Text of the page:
We have heard a lot about lithium ion cathode production from a variety of sources over the past two years, and how it can be steeply cut in both costs, time to market, and wasted components – Tesla’s Elon Musk has made public statement about it, and the LFP community as far and wide as China has talked it up, and this week tiny Canadian start up Nano One Materials, has emerged into sunlight, with patents and an exploitation deal with global chemicals firm BASF.
The moves comes less than a week after Nano acquired an LFP factory from Johnson Matthey, which sold the rest of its lithium ion business to a BASF rival EV Metals Group, a London based metals firm, which will exploit a slightly different Nickel process improvement itself.
In November last year UK metals specialist Johnson Matthey announced it would get out of the lithium-ion Battery Materials (JMBM) business – after it spent $200 million chasing it as one of the possible successor businesses for its core catalytic converter business, and chasing falling prices in the battery sector. JM was developing a nickel-rich cathode material called eLNO and at the time valued the business at $450 million, but has now sold it off for £50 million.
But its Battery Materials arm in Canada was acquired for C$10.25 million about 25% of the cash in Nano’s bank, at around C$46 million. The deal includes the existing team, facilities, equipment, land and other assets and Nano says that it gives it room to scale its process and still have plenty of spare factory space.
JMBM Canada also includes a 2,400 ton annual LFP production facility in Candiac, Quebec occupying 10% of the 400,000 square foot property.
This deal was obviously a precursor to the larger deal with BASF, which will now see a long term evaluation of the M2CAM process designed by Nano One.
Battery cathodes make up around 42% of a lithium ion battery’s costs, and at present the lithium carbonate is mined, refined, turned into sulfates, converted to lithium hydroxide using a milling process and several days in a furnace. The remaining sulfates are then thrown away. The Nano is called Metal Direct 2 Cathode Active Material, and the process cuts out the bulkiness of what is shipped, cuts down the heating process to a few hours, and uses no sulfate, and 20 times less water, and results in a pure crystal lithium cathode powder in a fraction of the time and with a fraction of the energy usage.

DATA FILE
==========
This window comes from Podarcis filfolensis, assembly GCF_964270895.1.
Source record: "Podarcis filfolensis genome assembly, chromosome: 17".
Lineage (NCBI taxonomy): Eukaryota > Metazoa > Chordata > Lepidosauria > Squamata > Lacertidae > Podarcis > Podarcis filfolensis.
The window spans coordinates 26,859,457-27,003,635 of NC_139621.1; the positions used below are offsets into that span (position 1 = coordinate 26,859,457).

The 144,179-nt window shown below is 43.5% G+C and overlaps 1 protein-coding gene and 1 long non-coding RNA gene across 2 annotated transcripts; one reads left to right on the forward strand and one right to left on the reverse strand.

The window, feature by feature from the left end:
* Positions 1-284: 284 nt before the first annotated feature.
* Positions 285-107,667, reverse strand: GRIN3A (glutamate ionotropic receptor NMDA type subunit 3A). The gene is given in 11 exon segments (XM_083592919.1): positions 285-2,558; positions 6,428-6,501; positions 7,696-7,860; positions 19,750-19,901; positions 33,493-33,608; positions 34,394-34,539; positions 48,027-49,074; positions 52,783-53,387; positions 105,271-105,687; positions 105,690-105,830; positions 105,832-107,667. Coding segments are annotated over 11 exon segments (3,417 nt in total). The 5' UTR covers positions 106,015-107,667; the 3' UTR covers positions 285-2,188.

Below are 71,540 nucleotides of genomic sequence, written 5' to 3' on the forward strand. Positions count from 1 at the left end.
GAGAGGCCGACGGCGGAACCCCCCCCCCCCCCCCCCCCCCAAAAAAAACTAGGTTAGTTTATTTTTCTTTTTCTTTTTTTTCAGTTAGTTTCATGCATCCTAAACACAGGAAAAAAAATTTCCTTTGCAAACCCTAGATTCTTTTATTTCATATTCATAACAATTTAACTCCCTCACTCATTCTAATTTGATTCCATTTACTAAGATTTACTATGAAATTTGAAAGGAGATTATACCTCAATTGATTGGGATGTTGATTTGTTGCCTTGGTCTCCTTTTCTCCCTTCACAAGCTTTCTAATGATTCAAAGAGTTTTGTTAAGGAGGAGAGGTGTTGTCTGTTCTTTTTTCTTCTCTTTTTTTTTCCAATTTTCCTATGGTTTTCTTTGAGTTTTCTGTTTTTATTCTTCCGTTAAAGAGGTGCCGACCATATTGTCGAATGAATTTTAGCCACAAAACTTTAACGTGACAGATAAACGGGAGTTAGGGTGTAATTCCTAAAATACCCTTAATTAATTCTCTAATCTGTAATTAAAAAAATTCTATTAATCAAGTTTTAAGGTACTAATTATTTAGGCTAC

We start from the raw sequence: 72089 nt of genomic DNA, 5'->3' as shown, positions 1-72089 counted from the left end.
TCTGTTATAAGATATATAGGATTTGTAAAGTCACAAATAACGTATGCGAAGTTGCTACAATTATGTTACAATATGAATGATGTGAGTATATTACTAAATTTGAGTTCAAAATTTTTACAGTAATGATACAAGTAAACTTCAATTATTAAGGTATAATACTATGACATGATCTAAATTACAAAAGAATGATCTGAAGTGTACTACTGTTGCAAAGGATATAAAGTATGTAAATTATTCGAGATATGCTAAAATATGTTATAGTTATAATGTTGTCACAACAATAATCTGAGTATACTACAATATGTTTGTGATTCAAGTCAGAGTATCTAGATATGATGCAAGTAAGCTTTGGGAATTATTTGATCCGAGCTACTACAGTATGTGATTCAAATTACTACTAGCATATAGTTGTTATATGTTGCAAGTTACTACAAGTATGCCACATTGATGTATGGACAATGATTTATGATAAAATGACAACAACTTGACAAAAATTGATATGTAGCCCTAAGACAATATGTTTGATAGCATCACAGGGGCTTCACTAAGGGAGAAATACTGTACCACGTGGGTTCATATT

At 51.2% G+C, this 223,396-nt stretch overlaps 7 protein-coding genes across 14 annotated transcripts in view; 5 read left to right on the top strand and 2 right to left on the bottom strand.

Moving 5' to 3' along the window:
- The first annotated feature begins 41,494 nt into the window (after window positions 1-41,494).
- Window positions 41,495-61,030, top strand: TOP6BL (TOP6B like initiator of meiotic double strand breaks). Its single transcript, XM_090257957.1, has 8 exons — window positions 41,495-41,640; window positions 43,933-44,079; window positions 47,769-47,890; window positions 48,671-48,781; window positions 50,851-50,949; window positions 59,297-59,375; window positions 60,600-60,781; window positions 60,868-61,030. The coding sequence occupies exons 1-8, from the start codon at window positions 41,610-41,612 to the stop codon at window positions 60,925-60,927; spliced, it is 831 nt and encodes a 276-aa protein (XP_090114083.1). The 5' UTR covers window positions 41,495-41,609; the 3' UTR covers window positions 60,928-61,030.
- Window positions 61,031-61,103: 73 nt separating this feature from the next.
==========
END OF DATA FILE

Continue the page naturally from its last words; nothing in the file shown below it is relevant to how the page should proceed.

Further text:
The first time we heard this was a couple of years ago from a rival firm, but as far as we can see, that company never got its funding and is still looking. Nano came out of stealth a year ago, and will now work with BASF to build a what it calls a “one pot process” for making cathode materials in a multi-phased Joint Development Agreement (JDA) deal which includes a detailed commercialization study for pre-pilot, pilot and scaled up production.
It looks like Nano has managed to avoid the huge mistake of getting itself into the manufacturing business, and will be using a licensing process to take revenues directly from the money it saves BASF. BASF is a Germany multinational chemicals firm, which says it is one of the largest suppliers of process catalysts in the world and is expert at efficient production of a wide variety of chemicals, including advanced battery materials.
BASF’s HED (High Energy Density) product family includes a series of high energy density cathode active materials for lithium-ion batteries with a very high degree of purity. If the two manage to specify a completed new process, it will have a home in most mature battery markets globally overnight.
The big problem with deals such as this, and the reason smaller firms hate entering into such a deal, is because the bigger company simply assumes that it already knows best, and refuses to rethink its processes adequately.
Let’s hope that Nano has a way out of this, if that happens.
Dan Blondal, Nano One CEO, said: “BASF is a global leader in chemistry and high performance lithium-ion battery cathode materials, and we are proud to be forging new ground with Nano to improve performance, cost and environmental footprint for CAM production. There is a tremendous opportunity to jointly differentiate the production processes and products for a more resilient and sustainable supply chain. We look forward to advancing this partnership.”
Meanwhile the Johnson Matthey deal in the UK almost creates another rival for Nano overnight. It includes assets from the Battery Technology Centre in Oxford and its UK pilot plant and the partly constructed manufacturing site in Poland and it will start with Johnson Matthey’s eLNO technology, underpinned by the GEMX and CAM-7 cathode platforms that the company licensed from CAMX in the US which have already been licensed to Samsung SDI and LG Energy Solution for Nickel based cathodes.